And if you could make such a judgment, what good would it do? A&O and many other firms clearly hold the view that there is no appreciable distinction between trainees with law degrees and those without. On that evidence (and the fact that the legal profession at its most senior levels is liberally sprinkled with people without law degrees), surely we must conclude that the holder of a law degree is not necessarily better suited to legal practice than someone with any other degree, all other things being equal.

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  • Professor, you seem to have missed the point that the law graduate recruitment wasn't opened so law graduates couldn't apply even if they wanted to.

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  • Yes they could. Law grads could have applied at any time.

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  • In response to 'seen both sides', I made the comment about Law being one of the hardest undergrad degrees purely on the basis of my own experience at Uni. It wasn't uncommon for grade boundaries to be moved in other subjects, e.g. psychology had it's 2:1 boundary moved from 60% to 56% in my final year. A lot of my mates seemed to do absolutely nothing whilst they were there (and they'll admit it) but walked out with healthy 2:1s whilst the law students spend half their time stuck in the library attempting to memorize hundreds of cases just to scape a 2:1, and these were intelligent and academic people...

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  • Grrrr!

    There's a concept that many grads cannot seem to understand. If you do a law degree you are NOT guaranteed a training contract. If you do the GDL you are NOT guaranteed a training contract. Competition is so fierce now. But grads seem to think they are entitled to a training contract simply by having a legal qualification.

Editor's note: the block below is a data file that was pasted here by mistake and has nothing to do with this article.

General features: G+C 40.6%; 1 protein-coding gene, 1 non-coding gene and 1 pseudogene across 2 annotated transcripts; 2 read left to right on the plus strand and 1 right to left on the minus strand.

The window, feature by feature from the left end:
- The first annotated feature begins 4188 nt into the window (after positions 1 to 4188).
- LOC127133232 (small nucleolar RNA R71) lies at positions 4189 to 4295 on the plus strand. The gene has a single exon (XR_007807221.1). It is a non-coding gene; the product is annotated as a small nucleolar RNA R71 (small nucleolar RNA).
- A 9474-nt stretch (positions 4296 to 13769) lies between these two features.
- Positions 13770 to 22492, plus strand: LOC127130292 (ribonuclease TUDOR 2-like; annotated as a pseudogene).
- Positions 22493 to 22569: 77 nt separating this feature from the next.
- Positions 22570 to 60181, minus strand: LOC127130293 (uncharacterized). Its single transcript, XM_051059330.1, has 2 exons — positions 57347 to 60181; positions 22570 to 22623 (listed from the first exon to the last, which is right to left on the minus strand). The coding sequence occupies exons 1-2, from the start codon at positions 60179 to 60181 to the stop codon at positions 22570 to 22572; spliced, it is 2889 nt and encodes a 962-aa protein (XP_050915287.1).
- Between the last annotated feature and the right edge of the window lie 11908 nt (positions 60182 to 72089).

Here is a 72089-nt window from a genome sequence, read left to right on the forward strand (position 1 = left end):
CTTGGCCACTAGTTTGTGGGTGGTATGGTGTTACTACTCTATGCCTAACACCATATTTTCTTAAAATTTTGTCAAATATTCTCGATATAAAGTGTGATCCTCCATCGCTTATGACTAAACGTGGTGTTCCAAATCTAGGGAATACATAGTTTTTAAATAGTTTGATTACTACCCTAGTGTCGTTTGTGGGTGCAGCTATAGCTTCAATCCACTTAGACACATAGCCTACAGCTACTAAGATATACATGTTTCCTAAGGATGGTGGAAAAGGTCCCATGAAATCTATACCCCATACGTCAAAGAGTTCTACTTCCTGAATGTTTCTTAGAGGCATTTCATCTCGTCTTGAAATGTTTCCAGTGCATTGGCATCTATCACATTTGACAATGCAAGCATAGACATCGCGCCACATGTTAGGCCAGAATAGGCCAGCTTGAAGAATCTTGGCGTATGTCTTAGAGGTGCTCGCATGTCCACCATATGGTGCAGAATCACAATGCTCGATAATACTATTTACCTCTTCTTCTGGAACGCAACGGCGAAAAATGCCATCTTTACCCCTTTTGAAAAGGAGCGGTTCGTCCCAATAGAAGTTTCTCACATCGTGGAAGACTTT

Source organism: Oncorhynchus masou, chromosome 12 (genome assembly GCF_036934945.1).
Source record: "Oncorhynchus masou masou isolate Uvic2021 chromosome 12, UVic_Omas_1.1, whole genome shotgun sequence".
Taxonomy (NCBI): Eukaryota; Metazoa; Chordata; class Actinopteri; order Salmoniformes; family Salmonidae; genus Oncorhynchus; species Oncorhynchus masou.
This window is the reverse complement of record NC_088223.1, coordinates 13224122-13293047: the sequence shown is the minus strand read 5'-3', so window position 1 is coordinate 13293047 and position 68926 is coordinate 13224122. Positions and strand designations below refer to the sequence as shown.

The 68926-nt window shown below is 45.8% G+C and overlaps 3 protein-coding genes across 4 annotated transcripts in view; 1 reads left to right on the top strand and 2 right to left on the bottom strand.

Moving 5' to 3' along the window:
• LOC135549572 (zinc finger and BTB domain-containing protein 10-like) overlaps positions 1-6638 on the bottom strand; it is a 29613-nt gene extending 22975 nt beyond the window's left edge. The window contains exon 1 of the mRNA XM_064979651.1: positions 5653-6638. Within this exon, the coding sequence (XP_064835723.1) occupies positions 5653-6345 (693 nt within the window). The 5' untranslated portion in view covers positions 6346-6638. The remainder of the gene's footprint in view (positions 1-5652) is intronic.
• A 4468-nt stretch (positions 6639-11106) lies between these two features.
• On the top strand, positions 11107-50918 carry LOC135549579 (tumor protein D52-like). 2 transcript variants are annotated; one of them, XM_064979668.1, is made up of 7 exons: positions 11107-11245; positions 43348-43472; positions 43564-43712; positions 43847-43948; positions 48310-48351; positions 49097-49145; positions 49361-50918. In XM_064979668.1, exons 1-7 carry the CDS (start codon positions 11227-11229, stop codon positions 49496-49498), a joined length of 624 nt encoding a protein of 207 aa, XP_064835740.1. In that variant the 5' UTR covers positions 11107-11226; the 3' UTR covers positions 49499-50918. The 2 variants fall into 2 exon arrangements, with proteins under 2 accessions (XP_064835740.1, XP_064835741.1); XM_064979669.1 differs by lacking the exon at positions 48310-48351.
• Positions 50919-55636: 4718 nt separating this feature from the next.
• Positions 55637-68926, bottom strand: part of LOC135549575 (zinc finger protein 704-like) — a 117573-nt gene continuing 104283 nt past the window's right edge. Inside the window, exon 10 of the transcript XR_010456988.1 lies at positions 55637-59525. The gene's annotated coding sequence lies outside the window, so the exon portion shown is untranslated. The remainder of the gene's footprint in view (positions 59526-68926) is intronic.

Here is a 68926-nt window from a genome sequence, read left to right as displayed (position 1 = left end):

As I understand, A&O opened their trainee recruitment to law grads and non-law grads. They have now closed up shop because they have the numbers they want - a mix between law and non-law grads. A&O are simply responding to the downturn in the economy which was caused by the government, the FSA and investment bankers.

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  • Metallica, once again I repeat that they didn't open the law graduate recruitment.

    "Law - 1 June - 31 July 2009 to begin September 2011 / March 2012"

    Read it carefully. The 1st June 2009 has not yet come.

    Law graduates could not have applied at any time, the vacation scheme does not count as it is not the application process for law graduates even if performance on it may help.

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  • on the A&O recruitment website it says applications will be open from June 1st, just for a year later:

    "Training Contract applications for Law students open from 1 June - 31 July 2009. We will only be accepting applications for our September 2012 and March 2013 intakes"

    If they are deffering current trainees, surely to defer applications from potential future trainees is also fair. They can only recruit for vacancies they have, unless you want them to deny those on the vacation schemes or retract offers from people who have already accepted offers?